Article III, section 1 of the constitution of the United States provides that federal judges “hold their offices during good Behaviour”. Article II, section 4 provides that “all civil Officers of the United States, shall be removed from Office on Impeachment for, and Conviction of, Treason, Bribery or other high Crimes and Misdemeanours”. It was explicitly stated by the framers of the constitution that the latter section applies to judges. These provisions have been interpreted as meaning that; the judicial tenure provision implies a power to remove judges for breach of good behaviour, either by some implied procedure or by a procedure provided by Congress by legislation;
judges may be impeached for misbehaviour.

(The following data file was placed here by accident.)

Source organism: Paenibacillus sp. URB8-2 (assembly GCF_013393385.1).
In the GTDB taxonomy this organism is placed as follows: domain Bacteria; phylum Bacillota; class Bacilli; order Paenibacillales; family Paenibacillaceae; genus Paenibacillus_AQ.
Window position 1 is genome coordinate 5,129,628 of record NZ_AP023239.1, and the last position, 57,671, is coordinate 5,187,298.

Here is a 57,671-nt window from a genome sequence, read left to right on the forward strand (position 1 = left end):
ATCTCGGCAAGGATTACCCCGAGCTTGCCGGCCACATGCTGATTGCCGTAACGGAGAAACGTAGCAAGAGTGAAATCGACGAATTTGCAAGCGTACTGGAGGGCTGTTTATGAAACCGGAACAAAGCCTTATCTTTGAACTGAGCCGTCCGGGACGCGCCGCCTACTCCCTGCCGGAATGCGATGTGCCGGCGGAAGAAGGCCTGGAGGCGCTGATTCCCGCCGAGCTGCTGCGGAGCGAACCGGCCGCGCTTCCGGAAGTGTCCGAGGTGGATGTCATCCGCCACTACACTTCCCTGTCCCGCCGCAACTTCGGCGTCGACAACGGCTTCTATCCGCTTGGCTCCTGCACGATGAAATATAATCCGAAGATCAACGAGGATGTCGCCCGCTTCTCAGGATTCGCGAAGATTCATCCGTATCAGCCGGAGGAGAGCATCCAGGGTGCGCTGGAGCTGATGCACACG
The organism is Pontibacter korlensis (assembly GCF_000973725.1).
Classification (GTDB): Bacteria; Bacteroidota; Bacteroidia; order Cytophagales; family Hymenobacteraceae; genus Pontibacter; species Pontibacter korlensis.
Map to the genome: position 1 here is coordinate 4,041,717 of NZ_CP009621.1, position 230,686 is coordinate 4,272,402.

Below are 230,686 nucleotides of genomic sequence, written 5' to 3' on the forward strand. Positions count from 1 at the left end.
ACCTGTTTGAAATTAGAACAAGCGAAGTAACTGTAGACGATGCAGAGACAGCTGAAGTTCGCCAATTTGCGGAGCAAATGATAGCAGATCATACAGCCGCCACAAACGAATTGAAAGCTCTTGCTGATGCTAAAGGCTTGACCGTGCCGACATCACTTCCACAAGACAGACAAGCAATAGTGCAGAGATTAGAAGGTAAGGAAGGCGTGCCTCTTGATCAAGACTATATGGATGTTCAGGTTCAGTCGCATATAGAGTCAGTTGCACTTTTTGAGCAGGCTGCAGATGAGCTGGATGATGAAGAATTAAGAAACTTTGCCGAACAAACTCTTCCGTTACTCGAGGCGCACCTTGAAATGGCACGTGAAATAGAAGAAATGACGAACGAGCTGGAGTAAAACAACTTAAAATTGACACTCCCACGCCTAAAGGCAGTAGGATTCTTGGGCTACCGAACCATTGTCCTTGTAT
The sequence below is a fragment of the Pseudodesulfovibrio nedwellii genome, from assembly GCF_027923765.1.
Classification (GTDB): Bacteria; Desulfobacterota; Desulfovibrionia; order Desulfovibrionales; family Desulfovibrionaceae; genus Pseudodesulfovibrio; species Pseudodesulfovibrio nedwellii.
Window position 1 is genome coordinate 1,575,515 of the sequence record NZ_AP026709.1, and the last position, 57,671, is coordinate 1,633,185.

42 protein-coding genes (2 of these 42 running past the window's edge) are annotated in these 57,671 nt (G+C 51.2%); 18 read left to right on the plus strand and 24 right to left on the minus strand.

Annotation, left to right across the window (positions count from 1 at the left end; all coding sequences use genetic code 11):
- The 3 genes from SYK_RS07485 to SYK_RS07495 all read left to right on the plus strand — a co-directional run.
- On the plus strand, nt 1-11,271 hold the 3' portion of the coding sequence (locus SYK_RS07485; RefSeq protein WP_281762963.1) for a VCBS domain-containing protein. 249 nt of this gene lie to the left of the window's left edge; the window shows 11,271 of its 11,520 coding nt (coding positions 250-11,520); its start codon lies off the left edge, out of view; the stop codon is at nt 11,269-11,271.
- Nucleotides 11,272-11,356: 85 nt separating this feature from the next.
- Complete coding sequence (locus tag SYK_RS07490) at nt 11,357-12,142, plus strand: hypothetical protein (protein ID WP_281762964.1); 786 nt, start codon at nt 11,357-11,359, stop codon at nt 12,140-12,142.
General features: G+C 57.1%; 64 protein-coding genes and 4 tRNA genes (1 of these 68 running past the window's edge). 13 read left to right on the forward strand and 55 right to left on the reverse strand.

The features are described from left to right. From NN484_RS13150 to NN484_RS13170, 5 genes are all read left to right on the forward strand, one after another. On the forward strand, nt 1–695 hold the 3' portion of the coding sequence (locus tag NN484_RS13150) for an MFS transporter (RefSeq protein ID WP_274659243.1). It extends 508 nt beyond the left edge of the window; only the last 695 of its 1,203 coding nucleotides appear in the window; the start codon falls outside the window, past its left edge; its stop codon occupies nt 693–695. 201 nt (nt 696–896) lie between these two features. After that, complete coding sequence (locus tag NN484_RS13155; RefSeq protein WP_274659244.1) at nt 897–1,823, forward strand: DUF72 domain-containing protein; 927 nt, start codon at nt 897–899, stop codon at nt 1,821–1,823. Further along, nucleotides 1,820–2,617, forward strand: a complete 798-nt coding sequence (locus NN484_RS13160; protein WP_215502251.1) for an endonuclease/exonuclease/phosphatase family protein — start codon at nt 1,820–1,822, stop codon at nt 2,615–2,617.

Both interpretations hold that judges are removable for breach of the condition of good behaviour. The American authorities are very well aware of the old English law as to what constitutes breach of the condition of good behaviour, but none of them have concluded that the English law exhaustively defines the categories of misbehaviour as postulated by the Australian Solicitor-General.
In the various cases in which US federal judges have been impeached, the Congress has assumed that it has the power to impeach them for misbehaviour, that impeachment is not restricted to high crimes and misdemeanours, and that misbehaviour extends to any conduct indicating unfitness for office.
Thus, the American law supports the majority of the Australian opinion in viewing the concept of judicial misbehaviour as extending to any conduct indicating unfitness for office.